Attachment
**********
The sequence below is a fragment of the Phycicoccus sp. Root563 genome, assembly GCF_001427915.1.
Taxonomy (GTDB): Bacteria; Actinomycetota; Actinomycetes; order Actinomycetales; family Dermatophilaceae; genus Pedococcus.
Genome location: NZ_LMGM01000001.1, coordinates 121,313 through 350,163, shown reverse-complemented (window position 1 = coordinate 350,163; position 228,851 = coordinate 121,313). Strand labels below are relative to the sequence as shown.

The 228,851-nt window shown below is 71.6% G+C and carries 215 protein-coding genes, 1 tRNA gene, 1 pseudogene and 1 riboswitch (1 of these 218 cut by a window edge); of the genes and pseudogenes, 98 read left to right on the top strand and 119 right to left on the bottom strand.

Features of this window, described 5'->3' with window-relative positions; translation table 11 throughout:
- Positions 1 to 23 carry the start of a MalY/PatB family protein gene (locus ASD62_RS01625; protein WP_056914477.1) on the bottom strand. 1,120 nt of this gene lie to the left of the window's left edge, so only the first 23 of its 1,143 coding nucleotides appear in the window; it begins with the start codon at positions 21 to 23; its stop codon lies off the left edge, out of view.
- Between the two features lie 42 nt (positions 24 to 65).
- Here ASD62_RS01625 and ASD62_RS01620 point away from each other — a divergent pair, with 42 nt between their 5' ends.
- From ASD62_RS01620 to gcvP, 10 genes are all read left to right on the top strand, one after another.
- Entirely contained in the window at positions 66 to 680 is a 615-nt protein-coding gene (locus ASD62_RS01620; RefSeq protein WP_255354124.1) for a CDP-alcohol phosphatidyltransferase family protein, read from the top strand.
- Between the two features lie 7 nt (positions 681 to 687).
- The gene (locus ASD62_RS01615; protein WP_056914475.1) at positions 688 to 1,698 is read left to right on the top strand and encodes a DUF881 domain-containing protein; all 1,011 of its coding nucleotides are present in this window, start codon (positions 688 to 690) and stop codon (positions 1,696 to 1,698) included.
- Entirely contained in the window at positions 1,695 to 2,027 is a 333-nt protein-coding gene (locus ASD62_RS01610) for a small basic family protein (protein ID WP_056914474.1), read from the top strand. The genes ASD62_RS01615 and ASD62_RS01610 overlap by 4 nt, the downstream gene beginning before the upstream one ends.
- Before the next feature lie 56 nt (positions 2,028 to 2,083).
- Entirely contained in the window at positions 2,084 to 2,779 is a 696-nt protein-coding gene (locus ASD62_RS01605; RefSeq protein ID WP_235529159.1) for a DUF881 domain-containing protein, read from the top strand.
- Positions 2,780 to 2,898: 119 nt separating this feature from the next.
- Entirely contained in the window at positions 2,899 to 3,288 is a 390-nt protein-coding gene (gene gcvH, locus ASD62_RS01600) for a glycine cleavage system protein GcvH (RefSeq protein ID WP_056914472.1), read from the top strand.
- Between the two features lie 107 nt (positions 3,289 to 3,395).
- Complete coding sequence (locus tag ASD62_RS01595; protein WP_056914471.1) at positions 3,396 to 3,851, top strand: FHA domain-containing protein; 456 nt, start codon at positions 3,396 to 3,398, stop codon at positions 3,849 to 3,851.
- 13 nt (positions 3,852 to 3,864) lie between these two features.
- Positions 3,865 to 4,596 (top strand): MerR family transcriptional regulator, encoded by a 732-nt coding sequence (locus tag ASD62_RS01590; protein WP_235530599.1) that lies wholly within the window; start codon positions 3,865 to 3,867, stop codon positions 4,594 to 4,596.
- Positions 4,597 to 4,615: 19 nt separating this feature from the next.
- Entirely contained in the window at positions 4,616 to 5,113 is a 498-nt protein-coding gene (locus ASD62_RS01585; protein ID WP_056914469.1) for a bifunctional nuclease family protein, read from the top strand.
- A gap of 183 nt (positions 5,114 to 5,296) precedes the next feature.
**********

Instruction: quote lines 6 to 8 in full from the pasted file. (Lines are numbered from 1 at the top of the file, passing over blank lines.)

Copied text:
- Positions 1 to 23 carry the start of a MalY/PatB family protein gene (locus ASD62_RS01625; protein WP_056914477.1) on the bottom strand. 1,120 nt of this gene lie to the left of the window's left edge, so only the first 23 of its 1,143 coding nucleotides appear in the window; it begins with the start codon at positions 21 to 23; its stop codon lies off the left edge, out of view.
- Between the two features lie 42 nt (positions 24 to 65).
- Here ASD62_RS01625 and ASD62_RS01620 point away from each other — a divergent pair, with 42 nt between their 5' ends.